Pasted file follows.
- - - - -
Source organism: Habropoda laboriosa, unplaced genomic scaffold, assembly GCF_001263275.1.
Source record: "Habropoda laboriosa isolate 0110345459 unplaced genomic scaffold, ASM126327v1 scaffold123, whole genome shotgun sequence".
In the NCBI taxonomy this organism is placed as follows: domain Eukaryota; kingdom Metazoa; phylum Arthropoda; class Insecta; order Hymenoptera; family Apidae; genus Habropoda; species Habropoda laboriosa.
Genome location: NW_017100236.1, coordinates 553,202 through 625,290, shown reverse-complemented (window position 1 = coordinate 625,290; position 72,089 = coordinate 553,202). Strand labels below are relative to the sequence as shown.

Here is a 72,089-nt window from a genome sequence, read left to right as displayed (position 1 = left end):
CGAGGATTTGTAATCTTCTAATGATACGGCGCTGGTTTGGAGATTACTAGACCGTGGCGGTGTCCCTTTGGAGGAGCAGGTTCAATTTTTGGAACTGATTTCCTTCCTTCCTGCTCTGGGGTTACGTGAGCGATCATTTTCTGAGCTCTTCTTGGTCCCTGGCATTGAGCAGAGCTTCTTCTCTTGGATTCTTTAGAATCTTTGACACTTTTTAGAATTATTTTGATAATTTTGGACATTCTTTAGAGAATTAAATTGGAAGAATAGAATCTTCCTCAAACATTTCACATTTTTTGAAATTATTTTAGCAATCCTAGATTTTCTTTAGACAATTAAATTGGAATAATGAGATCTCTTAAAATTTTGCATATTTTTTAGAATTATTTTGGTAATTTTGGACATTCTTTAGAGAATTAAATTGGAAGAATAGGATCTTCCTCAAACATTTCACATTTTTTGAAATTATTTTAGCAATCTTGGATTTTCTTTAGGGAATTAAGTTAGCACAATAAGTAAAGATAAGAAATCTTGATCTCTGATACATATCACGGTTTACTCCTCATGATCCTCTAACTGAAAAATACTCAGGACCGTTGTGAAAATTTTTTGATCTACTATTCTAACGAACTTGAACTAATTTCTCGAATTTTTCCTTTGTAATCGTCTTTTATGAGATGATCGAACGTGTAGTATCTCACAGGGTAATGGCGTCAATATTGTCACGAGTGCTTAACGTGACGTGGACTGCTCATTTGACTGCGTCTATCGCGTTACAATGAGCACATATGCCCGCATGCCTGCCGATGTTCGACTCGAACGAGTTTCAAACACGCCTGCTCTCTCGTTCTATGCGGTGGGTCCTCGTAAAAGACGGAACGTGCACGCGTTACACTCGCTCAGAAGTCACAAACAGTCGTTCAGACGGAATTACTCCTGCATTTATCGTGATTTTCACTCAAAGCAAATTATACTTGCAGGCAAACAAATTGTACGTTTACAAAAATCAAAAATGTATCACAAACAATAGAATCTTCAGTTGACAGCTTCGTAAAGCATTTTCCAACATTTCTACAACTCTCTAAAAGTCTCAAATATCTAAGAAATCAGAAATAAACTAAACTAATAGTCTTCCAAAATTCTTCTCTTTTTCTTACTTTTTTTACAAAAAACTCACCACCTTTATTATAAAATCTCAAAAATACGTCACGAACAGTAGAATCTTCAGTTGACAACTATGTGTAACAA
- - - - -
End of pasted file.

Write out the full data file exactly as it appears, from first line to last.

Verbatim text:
Source organism: Habropoda laboriosa, unplaced genomic scaffold, assembly GCF_001263275.1.
Source record: "Habropoda laboriosa isolate 0110345459 unplaced genomic scaffold, ASM126327v1 scaffold123, whole genome shotgun sequence".
In the NCBI taxonomy this organism is placed as follows: domain Eukaryota; kingdom Metazoa; phylum Arthropoda; class Insecta; order Hymenoptera; family Apidae; genus Habropoda; species Habropoda laboriosa.
Genome location: NW_017100236.1, coordinates 553,202 through 625,290, shown reverse-complemented (window position 1 = coordinate 625,290; position 72,089 = coordinate 553,202). Strand labels below are relative to the sequence as shown.

Here is a 72,089-nt window from a genome sequence, read left to right as displayed (position 1 = left end):
CGAGGATTTGTAATCTTCTAATGATACGGCGCTGGTTTGGAGATTACTAGACCGTGGCGGTGTCCCTTTGGAGGAGCAGGTTCAATTTTTGGAACTGATTTCCTTCCTTCCTGCTCTGGGGTTACGTGAGCGATCATTTTCTGAGCTCTTCTTGGTCCCTGGCATTGAGCAGAGCTTCTTCTCTTGGATTCTTTAGAATCTTTGACACTTTTTAGAATTATTTTGATAATTTTGGACATTCTTTAGAGAATTAAATTGGAAGAATAGAATCTTCCTCAAACATTTCACATTTTTTGAAATTATTTTAGCAATCCTAGATTTTCTTTAGACAATTAAATTGGAATAATGAGATCTCTTAAAATTTTGCATATTTTTTAGAATTATTTTGGTAATTTTGGACATTCTTTAGAGAATTAAATTGGAAGAATAGGATCTTCCTCAAACATTTCACATTTTTTGAAATTATTTTAGCAATCTTGGATTTTCTTTAGGGAATTAAGTTAGCACAATAAGTAAAGATAAGAAATCTTGATCTCTGATACATATCACGGTTTACTCCTCATGATCCTCTAACTGAAAAATACTCAGGACCGTTGTGAAAATTTTTTGATCTACTATTCTAACGAACTTGAACTAATTTCTCGAATTTTTCCTTTGTAATCGTCTTTTATGAGATGATCGAACGTGTAGTATCTCACAGGGTAATGGCGTCAATATTGTCACGAGTGCTTAACGTGACGTGGACTGCTCATTTGACTGCGTCTATCGCGTTACAATGAGCACATATGCCCGCATGCCTGCCGATGTTCGACTCGAACGAGTTTCAAACACGCCTGCTCTCTCGTTCTATGCGGTGGGTCCTCGTAAAAGACGGAACGTGCACGCGTTACACTCGCTCAGAAGTCACAAACAGTCGTTCAGACGGAATTACTCCTGCATTTATCGTGATTTTCACTCAAAGCAAATTATACTTGCAGGCAAACAAATTGTACGTTTACAAAAATCAAAAATGTATCACAAACAATAGAATCTTCAGTTGACAGCTTCGTAAAGCATTTTCCAACATTTCTACAACTCTCTAAAAGTCTCAAATATCTAAGAAATCAGAAATAAACTAAACTAATAGTCTTCCAAAATTCTTCTCTTTTTCTTACTTTTTTTACAAAAAACTCACCACCTTTATTATAAAATCTCAAAAATACGTCACGAACAGTAGAATCTTCAGTTGACAACTATGTGTAACAA